Symposium presented at the annual conference of the American Education Research Association, New York, March 24-28.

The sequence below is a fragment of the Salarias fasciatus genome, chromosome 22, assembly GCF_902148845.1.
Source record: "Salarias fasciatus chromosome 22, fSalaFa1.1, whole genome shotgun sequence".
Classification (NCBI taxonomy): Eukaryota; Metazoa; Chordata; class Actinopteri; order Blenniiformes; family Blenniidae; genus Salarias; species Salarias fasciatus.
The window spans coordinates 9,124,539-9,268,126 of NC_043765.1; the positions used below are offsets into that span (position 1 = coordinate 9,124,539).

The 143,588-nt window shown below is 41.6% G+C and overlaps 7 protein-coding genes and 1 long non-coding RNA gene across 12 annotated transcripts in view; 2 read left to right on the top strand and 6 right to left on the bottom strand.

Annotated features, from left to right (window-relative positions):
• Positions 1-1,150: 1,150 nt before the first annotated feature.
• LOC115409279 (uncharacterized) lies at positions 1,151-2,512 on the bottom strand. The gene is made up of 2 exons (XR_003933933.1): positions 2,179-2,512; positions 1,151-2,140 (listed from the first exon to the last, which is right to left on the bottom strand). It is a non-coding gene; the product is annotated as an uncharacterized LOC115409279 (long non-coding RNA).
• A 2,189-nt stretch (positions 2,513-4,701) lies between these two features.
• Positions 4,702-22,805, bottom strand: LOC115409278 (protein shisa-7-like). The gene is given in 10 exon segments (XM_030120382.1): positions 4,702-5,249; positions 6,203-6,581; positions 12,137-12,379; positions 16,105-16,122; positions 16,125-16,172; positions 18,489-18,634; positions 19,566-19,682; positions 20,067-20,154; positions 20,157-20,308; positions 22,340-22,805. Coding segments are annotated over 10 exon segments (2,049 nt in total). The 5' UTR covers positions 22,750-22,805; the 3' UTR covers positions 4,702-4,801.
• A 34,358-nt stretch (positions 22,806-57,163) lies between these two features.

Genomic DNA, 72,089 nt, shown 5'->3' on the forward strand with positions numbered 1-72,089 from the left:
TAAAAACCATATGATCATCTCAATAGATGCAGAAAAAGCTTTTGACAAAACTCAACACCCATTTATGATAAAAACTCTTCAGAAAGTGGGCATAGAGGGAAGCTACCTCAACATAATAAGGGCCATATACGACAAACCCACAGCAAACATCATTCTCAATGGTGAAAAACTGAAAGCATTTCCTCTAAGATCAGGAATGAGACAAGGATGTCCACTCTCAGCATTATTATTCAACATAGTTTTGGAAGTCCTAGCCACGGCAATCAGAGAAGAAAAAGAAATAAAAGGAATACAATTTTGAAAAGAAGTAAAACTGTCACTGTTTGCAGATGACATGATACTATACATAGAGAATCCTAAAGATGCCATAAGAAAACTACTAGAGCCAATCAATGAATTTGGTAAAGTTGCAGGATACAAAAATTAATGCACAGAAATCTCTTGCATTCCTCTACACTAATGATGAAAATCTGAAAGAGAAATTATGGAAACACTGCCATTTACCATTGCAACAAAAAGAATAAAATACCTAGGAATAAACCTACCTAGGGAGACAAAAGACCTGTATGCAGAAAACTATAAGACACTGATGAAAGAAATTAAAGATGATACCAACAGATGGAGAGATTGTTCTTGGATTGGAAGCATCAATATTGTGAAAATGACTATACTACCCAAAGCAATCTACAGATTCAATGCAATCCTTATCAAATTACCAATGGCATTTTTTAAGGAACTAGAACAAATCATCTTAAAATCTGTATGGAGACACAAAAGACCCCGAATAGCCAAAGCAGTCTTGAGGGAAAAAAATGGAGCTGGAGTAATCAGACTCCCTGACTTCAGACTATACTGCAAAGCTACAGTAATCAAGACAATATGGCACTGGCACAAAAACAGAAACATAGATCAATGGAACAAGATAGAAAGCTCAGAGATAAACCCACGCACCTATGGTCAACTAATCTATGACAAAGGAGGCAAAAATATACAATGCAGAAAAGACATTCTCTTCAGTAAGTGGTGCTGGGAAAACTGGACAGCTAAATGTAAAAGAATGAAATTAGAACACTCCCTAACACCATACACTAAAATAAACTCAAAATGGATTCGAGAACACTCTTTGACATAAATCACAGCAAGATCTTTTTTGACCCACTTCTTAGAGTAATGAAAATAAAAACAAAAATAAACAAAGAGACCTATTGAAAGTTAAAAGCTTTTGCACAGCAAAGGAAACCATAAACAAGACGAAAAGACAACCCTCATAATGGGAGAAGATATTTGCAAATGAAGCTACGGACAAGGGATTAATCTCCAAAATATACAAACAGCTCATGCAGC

Examining data from a design-based research study on mathematical cognition, I analyze gestures performed by mathematically oriented undergraduate/graduate students engaged in a probability-related activity. I reveal three aspects of embodied reasoning in situated problem solving. Participants spontaneously: (a) overlaid upon physical objects manipulated images of these objects; (b) appropriated mathematical representations that had been specifically designed to accommodate their images; and (c) indicated when available media constrained their expressivity. I explain and demonstrate how new learning tools, implemented in subsequent studies, responded to students’ elicited needs by introducing interactive mathematical representations that materialize students’ spontaneous imagistic constructions. These special tools offload aspects of the expressive acts so as to free cognitive resources, thus enabling students to hone and elaborate their mathematical inquiry in accord with the design’s objectives and rationale. I conclude that mathematical reasoning is the enacted embodied negotiation and coordination of multiple multimodal resources, including material and symbolic artifacts. In the context of a situated problem-solving task, students manipulate elements of their pre-reflective apprehension, rendering the situation better conducive to the discursive practices of a professional community, that is, as modeled, encodable, and expressive in normative epistemic forms such as diagrammatic and symbolic expressions. Gesture, and especially gesture that has not yet been articulated verbally, is embodied reasoning groping for epistemic form.